Certification:
Finland:K-16 | Netherlands:14 (original rating) (1958) | Norway:12 | Sweden:15 | UK:U | UK:PG (tv rating) (video rating) (2007) | USA:Approved (certificate #18651) | West Germany:12
Filming Locations:

Did You Know?

Trivia:
At the beginning when you first see Tate Kimbrough, you can see the fingernail on his left index finger is black, indicating he bruised it at some point around filming.See more »
Goofs:
Anachronisms: Several coils of rope hanging in the barn where Scott is trapped are secured with modern tape.See more »
Quotes:
Sam:You just stood up in church and told Kinbriugh you was goin' to kill him? Bart, you must be plum crazy!
Bart Allison:I'm doin' this my own way, Sam. For three years I've hunted Kimbrough, but he didn't know it. Before I settle with him, I want him to know he's bein' hunted.
Sam:[after a bullet shot through the window whistles near Sam's head] You ain't huntin' him no more. He's huntin' you.
See more »
Movie Connections:
Featured in Budd Boetticher: A Man Can Do That (2005) (TV)See more »

FAQ

This FAQ is empty. Add the first question.
13 out of 14 people found the following review useful.
Decision or Decisions at Sundown?, 10 March 2006
Author: krorie from Van Buren, Arkansas

This often ignored Randy Scott western, directed by Budd Boetticher, plays almost as a dark comedy at times, though that is not the intent of the director or the writers. Scott, fine actor he was, makes every line count, enunciating effectively for full impact. He and his long-time pal--it's hinted they served together in the Confederacy during the Civil War--meet up just outside a town appropriately named Sundown. Bart Allison (Randy Scott) points his rifle at the stagecoach drivers after forcing them to let him off and tells them to get going because he and his friend Sam (Noah Beery Jr.), who just showed up to give him his horse, are headed a different direction. No sooner do they reach Sundown than they make enemies and friends by letting it be known that they do not like the groom in a wedding that's about to take place. When asked by the justice of the peace if anyone has a reason why the wedding shouldn't take place, Allison warns the groom that he is going to kill him. Then all Hell breaks loose. Allison and Sam run to the livery stable and hold up there for a large part of the movie. In the process Allison learns more than he wants to know about his deceased wife whose death he blames on the erstwhile groom.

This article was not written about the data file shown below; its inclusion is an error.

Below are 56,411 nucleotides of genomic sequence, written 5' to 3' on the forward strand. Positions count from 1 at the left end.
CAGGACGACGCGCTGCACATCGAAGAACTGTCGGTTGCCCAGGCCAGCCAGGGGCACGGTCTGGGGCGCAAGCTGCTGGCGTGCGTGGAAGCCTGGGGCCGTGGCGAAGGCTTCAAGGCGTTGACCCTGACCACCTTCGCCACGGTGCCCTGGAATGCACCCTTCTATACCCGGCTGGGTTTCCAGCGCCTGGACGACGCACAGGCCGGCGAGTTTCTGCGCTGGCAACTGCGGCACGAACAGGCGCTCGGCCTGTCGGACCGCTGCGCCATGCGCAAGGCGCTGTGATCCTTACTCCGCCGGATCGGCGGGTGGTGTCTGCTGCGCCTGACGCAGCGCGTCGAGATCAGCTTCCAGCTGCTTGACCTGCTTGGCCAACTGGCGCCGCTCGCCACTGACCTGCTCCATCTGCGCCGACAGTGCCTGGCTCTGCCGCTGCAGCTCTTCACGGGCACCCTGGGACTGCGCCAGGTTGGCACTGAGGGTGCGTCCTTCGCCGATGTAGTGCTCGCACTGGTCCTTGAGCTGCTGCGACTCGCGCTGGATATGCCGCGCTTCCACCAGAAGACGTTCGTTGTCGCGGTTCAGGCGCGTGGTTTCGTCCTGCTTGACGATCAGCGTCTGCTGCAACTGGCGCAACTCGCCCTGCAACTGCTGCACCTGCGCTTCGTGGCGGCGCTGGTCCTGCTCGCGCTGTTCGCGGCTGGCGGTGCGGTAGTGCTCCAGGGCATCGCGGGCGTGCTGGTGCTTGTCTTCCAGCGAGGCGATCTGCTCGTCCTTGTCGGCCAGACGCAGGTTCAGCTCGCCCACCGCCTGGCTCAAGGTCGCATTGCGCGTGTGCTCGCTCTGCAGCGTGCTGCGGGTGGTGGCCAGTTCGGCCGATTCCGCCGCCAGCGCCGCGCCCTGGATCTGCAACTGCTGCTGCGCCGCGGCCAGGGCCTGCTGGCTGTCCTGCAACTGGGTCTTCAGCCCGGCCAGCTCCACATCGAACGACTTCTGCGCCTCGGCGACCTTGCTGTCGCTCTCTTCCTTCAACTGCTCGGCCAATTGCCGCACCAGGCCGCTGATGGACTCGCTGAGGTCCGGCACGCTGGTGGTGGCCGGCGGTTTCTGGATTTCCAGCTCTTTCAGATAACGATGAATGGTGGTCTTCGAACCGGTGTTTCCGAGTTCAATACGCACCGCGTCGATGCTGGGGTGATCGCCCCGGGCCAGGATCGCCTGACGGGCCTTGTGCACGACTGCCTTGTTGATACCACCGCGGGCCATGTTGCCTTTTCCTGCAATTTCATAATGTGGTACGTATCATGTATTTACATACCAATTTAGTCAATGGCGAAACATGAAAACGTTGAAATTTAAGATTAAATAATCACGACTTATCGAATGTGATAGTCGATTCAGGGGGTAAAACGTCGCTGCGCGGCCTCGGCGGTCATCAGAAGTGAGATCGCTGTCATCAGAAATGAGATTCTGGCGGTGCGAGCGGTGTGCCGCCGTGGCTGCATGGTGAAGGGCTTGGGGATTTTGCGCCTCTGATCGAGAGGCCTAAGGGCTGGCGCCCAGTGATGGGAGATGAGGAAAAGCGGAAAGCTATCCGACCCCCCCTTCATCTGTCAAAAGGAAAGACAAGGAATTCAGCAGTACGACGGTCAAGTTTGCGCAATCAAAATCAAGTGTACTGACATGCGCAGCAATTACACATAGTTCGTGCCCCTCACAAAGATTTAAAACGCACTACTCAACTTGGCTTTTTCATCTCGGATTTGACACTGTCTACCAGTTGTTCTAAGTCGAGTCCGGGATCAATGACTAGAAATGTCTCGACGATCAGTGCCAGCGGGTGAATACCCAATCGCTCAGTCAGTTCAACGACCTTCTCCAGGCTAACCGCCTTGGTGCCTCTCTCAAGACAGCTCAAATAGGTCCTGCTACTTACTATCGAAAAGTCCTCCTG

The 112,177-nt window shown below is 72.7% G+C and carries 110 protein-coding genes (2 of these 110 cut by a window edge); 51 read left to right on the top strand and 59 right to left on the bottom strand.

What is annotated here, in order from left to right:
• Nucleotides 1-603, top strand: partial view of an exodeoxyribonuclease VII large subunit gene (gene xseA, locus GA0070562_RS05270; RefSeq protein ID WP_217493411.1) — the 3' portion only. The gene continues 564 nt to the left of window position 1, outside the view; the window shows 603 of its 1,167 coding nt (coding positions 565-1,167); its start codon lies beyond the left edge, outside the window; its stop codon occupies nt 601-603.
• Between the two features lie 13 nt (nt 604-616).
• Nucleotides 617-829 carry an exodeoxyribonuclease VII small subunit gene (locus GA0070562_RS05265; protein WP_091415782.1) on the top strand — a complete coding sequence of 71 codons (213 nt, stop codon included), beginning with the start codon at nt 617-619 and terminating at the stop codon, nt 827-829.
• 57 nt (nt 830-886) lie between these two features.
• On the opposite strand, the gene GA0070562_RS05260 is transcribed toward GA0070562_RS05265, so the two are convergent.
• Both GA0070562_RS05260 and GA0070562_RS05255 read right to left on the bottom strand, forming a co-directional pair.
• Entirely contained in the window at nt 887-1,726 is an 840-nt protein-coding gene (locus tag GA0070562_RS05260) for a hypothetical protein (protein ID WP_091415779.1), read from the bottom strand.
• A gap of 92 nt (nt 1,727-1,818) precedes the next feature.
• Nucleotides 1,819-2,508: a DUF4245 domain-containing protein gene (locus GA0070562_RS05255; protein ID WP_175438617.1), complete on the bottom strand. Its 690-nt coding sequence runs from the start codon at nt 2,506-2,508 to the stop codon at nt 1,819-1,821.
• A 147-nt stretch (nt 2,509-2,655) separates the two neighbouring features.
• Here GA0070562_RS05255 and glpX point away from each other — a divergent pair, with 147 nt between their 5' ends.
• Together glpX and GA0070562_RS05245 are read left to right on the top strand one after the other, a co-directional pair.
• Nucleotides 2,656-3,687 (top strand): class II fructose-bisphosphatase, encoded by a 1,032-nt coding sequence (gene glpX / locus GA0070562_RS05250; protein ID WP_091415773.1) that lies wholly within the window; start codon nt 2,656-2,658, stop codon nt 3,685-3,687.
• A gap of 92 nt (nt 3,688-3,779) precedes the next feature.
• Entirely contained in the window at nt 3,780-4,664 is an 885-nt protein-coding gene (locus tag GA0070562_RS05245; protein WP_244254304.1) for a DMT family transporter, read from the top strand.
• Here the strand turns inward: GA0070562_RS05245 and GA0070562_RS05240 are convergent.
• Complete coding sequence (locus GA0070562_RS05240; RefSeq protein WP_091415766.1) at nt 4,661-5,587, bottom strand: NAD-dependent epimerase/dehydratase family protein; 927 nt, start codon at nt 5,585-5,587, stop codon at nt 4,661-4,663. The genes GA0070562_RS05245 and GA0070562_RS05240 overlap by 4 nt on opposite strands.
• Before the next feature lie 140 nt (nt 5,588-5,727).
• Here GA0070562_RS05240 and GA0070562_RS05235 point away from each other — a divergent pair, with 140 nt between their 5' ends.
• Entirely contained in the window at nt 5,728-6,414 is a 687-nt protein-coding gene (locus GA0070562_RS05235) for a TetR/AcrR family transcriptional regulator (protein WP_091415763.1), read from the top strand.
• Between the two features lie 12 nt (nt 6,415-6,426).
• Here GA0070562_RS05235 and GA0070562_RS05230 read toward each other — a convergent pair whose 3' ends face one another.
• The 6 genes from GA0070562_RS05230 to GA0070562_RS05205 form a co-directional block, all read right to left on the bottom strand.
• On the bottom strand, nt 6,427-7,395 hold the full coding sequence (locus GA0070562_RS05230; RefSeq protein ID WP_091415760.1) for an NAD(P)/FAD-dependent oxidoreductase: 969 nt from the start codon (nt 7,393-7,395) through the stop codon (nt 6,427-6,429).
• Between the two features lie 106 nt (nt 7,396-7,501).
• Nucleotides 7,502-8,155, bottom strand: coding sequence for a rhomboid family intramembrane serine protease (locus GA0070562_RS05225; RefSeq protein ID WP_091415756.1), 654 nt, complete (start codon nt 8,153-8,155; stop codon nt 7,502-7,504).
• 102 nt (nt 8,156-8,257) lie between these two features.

The groom Tate Kimbrough (John Carroll) controls Sundown and the law. John Carroll was sort of a poor man's Clark Gable. Usually his acting was somewhat mediocre but when given the right part he could make it shine. One of his best roles was in the B western "Old Los Angeles" starring Wild Bill Elliott where he played a two-faced gunslinger who wormed his way to the top. Carroll does a topnotch job in "Decision at Sundown" in particular toward the end when he's determined to face Allison rather than be run out of town. The cast, made up of many film veterans such as Bob Steele, John Litel (Nancy Drew's father), Ray Teal, and Guy Wilkerson, makes a good showing. Karen Steele, who plays the frustrated bride, turns in a good performance, especially when she confronts Allison in the livery stable.

The title "Decision at Sundown" is a bit misleading. Really it should be "Decisions at Sundown," because the crux of the story centers on the denizens of the little community making their on decisions rather than be at the mercy of Tate Kimbrough and his henchmen. Yet even Kimbrough must make a momentous decision. At times the decisions made are deadly ones, such as when Sam decides to tell Allison the truth about his wife. THE decision of the title refers to Allison's. Or is it indecision? That depends on how the viewer interprets Allison's motives and moves. What he finally decides is probably the only way out for him. The best decisions are made by the citizens of Sundown. Allison and Sam serve merely as catalysts